Autumn In Ontario (Waterfalls And Fall Colors) - Anton Falco

Sherman Falls

Sherman Falls

Autumn, at least in 2017, has been quite strange here across Ontario. The day that Summer changes over to Fall in September, I'm thinking about areas to visit for the leaves color changes, while pairing those changes with the local waterfalls for some nice pictures. This year has been a bit more complicated. Warm snaps, or an extended summer, are hardly rare in this area. The duration of above average temperatures, paired with little rain, doesn't usually last more than a couple of weeks before standard climate conditions return to normal at the end of September/beginning of October.

In 2017, this has not been the case. Southern Ontario has had quite the warm snap starting in the middle of September, and as of the time of writing this blog post (October 12th), the unseasonably warm temperatures have been ongoing. This has meant that many of the leaves in the region have either not changed color at all, the colors are muted, or they're falling off the trees right after beginning their color change. Directly connected to this warm spell, very little rain has been hitting the region, which has led to very dry conditions and a dramatic decrease in the flow of water. Most waterfalls have been reduced to a trace, or have stopped flowing entirely.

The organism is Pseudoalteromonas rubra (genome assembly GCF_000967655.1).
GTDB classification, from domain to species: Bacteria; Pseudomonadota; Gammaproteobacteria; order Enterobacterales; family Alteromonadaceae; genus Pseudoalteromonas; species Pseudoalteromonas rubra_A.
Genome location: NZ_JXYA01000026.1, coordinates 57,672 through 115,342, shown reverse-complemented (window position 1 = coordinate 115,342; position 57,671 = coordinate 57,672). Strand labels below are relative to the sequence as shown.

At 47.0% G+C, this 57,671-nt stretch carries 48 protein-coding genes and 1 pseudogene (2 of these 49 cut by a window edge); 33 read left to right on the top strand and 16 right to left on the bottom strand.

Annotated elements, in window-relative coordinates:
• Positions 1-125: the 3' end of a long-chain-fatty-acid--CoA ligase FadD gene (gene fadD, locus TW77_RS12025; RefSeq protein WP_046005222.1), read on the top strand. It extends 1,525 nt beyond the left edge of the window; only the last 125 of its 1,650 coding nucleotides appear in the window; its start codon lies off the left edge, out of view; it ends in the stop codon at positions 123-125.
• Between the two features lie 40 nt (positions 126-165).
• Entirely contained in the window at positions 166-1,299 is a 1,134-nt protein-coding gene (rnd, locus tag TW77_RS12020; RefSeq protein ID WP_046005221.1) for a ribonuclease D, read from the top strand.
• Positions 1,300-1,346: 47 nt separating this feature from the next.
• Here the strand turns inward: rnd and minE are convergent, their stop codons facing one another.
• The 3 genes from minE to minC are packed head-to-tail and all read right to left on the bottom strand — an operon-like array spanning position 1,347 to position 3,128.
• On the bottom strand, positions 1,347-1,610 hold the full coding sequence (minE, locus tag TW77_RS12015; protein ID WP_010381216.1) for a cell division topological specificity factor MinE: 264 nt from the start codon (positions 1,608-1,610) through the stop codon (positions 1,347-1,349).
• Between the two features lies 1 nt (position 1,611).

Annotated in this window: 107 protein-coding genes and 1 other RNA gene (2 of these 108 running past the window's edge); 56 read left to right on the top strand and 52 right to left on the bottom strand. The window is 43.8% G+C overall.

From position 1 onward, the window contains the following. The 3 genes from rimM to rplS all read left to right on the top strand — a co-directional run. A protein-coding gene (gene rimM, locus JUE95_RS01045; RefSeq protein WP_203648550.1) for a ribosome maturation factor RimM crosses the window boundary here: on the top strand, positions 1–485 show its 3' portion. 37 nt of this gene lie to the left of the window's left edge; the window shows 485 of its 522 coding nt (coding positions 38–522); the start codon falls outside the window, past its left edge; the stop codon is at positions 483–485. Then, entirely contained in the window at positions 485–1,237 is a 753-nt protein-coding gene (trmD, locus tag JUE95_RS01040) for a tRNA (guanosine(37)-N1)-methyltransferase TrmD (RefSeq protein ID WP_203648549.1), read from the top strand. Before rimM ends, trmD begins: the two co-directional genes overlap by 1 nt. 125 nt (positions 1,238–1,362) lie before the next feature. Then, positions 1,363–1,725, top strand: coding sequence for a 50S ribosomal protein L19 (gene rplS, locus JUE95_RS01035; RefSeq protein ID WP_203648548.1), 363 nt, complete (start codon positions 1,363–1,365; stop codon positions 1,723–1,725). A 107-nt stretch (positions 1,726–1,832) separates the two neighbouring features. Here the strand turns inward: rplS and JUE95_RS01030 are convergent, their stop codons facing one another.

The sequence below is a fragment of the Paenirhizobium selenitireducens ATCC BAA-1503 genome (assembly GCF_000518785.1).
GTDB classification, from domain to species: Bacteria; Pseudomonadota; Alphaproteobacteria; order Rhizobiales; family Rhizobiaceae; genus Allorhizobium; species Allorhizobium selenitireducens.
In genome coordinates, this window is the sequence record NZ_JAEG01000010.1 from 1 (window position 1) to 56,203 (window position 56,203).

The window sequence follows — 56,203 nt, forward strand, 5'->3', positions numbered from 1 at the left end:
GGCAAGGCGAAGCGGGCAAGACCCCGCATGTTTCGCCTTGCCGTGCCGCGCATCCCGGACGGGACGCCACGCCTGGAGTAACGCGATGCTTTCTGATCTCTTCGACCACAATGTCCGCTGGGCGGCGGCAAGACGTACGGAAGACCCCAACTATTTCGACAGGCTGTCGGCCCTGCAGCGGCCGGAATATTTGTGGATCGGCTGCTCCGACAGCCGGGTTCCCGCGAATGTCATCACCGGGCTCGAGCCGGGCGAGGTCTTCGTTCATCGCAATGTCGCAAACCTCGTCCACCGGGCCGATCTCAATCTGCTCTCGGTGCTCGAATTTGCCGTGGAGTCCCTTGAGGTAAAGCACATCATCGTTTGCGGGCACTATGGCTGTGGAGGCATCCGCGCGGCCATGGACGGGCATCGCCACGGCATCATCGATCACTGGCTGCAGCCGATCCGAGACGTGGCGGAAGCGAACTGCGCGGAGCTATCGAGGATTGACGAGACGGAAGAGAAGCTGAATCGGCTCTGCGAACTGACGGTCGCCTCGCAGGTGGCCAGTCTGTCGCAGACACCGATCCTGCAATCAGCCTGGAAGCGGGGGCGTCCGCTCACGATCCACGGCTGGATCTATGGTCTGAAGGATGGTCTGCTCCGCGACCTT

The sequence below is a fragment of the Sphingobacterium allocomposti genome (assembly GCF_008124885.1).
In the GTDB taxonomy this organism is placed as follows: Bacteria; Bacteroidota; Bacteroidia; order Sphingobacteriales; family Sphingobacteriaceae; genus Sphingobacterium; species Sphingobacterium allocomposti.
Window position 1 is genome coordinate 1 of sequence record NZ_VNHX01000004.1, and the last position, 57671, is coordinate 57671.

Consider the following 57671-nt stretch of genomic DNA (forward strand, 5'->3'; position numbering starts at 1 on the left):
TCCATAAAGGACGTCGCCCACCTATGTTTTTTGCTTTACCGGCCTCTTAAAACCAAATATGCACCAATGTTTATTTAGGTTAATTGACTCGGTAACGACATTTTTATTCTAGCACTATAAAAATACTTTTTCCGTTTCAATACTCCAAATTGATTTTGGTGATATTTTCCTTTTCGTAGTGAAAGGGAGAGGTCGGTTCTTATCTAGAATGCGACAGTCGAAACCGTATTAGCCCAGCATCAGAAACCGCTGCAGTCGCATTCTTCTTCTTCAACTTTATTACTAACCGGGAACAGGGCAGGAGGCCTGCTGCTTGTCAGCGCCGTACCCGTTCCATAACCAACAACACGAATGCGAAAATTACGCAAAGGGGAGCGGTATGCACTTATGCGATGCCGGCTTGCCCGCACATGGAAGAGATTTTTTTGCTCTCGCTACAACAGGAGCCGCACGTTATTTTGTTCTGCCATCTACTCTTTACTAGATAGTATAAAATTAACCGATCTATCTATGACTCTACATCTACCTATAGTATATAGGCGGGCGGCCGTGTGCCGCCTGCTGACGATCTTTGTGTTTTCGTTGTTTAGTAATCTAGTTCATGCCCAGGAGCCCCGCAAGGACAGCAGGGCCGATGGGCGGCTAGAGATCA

Week Of September 30th

A friend and I had visited Algonquin Park during the last week of September (pictures enclosed below), which would normally be the peak time to see the leaves, especially Maple trees, changing color. We took the Centennial Ridges Overlook trail, which is over 10kms in length and strenuous at times, but most definitely worth the trip for the incredible views (even with the leaves not co-operating). We found that a good percentage of the leaves were either:

1) Still green, and the schedule of leaves changing colors were pushed back several weeks,

2) Had muted colors (colors were not vibrant; reds were more brown, etc),

3) Had already fallen off the trees due to the dry conditions.